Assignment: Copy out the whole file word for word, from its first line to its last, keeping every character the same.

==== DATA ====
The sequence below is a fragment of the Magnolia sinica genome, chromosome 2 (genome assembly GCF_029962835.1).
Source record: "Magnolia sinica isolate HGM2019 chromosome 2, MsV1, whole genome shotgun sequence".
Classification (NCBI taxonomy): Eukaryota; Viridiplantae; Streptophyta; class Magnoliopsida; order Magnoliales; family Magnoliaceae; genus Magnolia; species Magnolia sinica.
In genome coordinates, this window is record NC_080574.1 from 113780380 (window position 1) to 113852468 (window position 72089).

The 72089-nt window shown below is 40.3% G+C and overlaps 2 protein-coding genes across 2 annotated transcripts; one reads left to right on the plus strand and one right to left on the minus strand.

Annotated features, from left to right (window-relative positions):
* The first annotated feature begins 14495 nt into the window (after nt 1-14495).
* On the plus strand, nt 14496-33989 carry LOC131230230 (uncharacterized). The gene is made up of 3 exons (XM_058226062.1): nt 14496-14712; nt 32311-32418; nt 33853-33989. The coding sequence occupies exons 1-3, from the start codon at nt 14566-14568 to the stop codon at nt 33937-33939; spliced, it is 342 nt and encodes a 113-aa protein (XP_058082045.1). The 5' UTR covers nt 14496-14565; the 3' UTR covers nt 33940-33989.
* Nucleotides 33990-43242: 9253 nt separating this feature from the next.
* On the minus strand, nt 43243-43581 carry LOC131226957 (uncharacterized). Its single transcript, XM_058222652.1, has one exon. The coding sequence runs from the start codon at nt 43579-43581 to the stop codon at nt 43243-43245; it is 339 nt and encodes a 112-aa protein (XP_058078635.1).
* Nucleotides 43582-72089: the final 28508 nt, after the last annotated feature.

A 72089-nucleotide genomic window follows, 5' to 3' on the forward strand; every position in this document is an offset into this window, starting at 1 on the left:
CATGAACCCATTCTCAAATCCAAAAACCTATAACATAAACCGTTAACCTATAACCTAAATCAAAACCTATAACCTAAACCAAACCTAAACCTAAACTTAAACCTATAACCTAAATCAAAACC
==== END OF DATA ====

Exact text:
The sequence below is a fragment of the Magnolia sinica genome, chromosome 2 (genome assembly GCF_029962835.1).
Source record: "Magnolia sinica isolate HGM2019 chromosome 2, MsV1, whole genome shotgun sequence".
Classification (NCBI taxonomy): Eukaryota; Viridiplantae; Streptophyta; class Magnoliopsida; order Magnoliales; family Magnoliaceae; genus Magnolia; species Magnolia sinica.
In genome coordinates, this window is record NC_080574.1 from 113780380 (window position 1) to 113852468 (window position 72089).

The 72089-nt window shown below is 40.3% G+C and overlaps 2 protein-coding genes across 2 annotated transcripts; one reads left to right on the plus strand and one right to left on the minus strand.

Annotated features, from left to right (window-relative positions):
* The first annotated feature begins 14495 nt into the window (after nt 1-14495).
* On the plus strand, nt 14496-33989 carry LOC131230230 (uncharacterized). The gene is made up of 3 exons (XM_058226062.1): nt 14496-14712; nt 32311-32418; nt 33853-33989. The coding sequence occupies exons 1-3, from the start codon at nt 14566-14568 to the stop codon at nt 33937-33939; spliced, it is 342 nt and encodes a 113-aa protein (XP_058082045.1). The 5' UTR covers nt 14496-14565; the 3' UTR covers nt 33940-33989.
* Nucleotides 33990-43242: 9253 nt separating this feature from the next.
* On the minus strand, nt 43243-43581 carry LOC131226957 (uncharacterized). Its single transcript, XM_058222652.1, has one exon. The coding sequence runs from the start codon at nt 43579-43581 to the stop codon at nt 43243-43245; it is 339 nt and encodes a 112-aa protein (XP_058078635.1).
* Nucleotides 43582-72089: the final 28508 nt, after the last annotated feature.

A 72089-nucleotide genomic window follows, 5' to 3' on the forward strand; every position in this document is an offset into this window, starting at 1 on the left:
CATGAACCCATTCTCAAATCCAAAAACCTATAACATAAACCGTTAACCTATAACCTAAATCAAAACCTATAACCTAAACCAAACCTAAACCTAAACTTAAACCTATAACCTAAATCAAAACC